Synopses & Reviews
Media attention can play a profound role in whether or not officials act on a policy issue, but how policy issues make the news in the first place has remained a puzzle. Why do some issues go viral and then just as quickly fall off the radar? How is it that the media can sustain public interest for months in a complex story like negotiations over Obamacare while ignoring other important issues in favor of stories on andldquo;balloon boy?andrdquo;and#160;and#160;and#160;and#160;and#160;and#160;and#160;and#160;and#160;and#160;and#160;
With Making the News, Amber Boydstun offers an eye-opening look at the explosive patterns of media attention that determine which issues are brought before the public. At the heart of her argument is the observation that the media have two modes: an andldquo;alarm modeandrdquo; for breaking stories and a andldquo;patrol modeandrdquo; for covering them in greater depth. While institutional incentives often initiate alarm mode around a story, they also propel news outlets into the watchdog-like patrol mode around its policy implications until the next big news item breaks. What results from this pattern of fixation followed by rapid change is skewed coverage of policy issues, with a few receiving the majority of media attention while others receive none at all. Boydstun documents this systemic explosiveness and skew through analysis of media coverage across policy issues, including in-depth looks at the waxing and waning of coverage around two issues: capital punishment and the andldquo;war on terror.andrdquo;and#160;and#160;and#160;and#160;and#160;and#160;and#160;and#160;and#160;and#160;and#160;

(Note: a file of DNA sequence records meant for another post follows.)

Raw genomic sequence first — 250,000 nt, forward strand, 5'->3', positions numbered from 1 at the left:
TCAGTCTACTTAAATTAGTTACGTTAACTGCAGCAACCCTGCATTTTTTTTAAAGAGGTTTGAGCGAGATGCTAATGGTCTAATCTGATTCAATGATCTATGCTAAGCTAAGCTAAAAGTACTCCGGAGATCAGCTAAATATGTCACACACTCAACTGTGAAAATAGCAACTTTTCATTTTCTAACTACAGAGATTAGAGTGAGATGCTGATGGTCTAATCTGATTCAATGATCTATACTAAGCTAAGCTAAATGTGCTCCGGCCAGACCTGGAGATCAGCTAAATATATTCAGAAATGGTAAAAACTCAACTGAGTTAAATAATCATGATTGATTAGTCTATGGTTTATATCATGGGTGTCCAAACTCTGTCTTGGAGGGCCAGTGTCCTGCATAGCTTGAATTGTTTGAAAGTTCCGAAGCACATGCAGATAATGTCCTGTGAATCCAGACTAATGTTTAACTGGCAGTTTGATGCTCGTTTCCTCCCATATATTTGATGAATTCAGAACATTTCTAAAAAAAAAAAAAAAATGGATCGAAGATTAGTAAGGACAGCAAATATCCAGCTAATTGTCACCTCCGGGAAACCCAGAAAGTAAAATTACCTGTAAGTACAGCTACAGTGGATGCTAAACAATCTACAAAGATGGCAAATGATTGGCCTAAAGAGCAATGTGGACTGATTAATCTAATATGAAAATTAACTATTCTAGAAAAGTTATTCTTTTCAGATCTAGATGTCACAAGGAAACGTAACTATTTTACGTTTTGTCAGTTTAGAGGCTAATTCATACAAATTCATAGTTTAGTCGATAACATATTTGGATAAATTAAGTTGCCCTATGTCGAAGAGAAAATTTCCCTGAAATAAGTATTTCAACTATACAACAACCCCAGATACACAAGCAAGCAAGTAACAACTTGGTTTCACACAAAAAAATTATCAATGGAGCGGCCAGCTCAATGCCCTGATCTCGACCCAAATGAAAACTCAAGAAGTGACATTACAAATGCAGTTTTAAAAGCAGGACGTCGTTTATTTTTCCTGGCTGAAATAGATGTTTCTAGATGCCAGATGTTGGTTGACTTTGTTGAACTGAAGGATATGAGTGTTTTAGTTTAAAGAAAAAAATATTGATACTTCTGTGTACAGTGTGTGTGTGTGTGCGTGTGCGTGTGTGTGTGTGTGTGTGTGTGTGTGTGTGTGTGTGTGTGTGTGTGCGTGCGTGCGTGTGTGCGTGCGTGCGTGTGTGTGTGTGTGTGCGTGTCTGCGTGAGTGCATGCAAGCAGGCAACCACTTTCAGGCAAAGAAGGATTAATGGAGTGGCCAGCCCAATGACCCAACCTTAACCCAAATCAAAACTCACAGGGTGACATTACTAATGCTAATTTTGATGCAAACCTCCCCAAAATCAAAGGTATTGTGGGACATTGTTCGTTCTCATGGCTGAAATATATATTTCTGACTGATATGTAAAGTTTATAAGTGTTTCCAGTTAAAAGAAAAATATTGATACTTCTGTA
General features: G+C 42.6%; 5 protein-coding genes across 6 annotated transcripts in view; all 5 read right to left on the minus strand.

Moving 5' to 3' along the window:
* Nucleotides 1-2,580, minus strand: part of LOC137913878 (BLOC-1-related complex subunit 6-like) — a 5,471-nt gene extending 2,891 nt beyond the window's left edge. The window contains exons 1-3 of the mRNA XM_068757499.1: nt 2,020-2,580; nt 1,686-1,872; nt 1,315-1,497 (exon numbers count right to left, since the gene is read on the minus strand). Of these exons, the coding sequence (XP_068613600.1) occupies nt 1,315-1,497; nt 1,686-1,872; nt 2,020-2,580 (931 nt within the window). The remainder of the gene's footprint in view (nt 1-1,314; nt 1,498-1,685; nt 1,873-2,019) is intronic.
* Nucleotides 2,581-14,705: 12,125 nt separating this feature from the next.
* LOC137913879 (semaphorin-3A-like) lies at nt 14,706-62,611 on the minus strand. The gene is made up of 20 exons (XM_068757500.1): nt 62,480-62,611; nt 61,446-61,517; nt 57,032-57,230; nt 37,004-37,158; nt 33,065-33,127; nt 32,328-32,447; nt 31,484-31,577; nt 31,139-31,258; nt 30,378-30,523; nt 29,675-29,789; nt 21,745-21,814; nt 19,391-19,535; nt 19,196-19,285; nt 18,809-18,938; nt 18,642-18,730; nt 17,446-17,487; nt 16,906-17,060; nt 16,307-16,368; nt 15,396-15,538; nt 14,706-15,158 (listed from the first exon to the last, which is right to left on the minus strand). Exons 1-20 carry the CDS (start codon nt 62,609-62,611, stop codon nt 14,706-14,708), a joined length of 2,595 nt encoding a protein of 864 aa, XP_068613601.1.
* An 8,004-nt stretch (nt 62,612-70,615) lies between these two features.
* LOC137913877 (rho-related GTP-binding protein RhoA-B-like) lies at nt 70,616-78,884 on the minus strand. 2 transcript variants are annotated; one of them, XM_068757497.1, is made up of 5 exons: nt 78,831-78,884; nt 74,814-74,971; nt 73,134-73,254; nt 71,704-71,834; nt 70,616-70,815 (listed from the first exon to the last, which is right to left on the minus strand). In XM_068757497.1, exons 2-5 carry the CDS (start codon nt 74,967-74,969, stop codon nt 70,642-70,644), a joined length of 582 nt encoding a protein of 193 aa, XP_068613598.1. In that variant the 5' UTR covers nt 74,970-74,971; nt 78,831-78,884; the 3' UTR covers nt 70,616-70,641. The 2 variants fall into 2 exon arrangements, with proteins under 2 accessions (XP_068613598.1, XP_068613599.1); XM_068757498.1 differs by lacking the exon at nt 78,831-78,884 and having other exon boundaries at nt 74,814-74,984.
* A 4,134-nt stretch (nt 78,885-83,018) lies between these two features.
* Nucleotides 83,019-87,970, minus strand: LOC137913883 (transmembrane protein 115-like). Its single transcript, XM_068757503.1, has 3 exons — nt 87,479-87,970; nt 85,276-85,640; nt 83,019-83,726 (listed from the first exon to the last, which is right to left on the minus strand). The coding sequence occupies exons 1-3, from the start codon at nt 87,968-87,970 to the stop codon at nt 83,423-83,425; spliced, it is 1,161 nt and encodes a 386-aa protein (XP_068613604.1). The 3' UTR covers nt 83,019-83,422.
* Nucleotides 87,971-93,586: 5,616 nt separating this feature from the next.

Making the News shows how the seemingly unpredictable day-to-day decisions of the newsroom produce distinct patterns of operation with implicationsandmdash;good and badandmdash;for national politics.
and#8220;Making the Newsand#160;sets forth the deceptively simple-sounding argument that the news agenda is not random but 'skewed' so that few issues reach and remain on the front page. By applying new methods to explain these patterns irrefutably and on a broad scale, Amber E. Boydstun makes a valuable contribution to the literature on political communication.and#8221;
andquot;This is a seminal contribution about how the media work and influence democracy. Anyone interested in communication and democracy must read this book.andrdquo;
and#8220;Amber E. Boydstunand#8217;s observation that the mass media processes information disproportionately is important enough, but she gives us much, much more: a theory of the causes of the lack of proportion and extensive empirical analyses of the dynamics of disproportionality based on a decade of stories on the front page of the New York Times
. and#160;The result is a book that fully integrates the media with emerging theories of policy change. It will be widely read among media scholars as well as students of public policy, along with anyone who wants to understand the dynamics of media coverage.and#8221;
and#8220;In Making the News, Amber Boydstun offers a detailed, empirical account of how news is made and, while celebrating the ongoing spirit of the fifth estate, questions the apparently reactive basis on which editorial decisions are made. . . . Boydstunand#8217;s extensive research is collected in pages of data and case studies, including analyses of the ongoing coverage of the and#8216;War on Terrorand#8217; and why, by contrast, smaller news items become front-page stories.and#8221;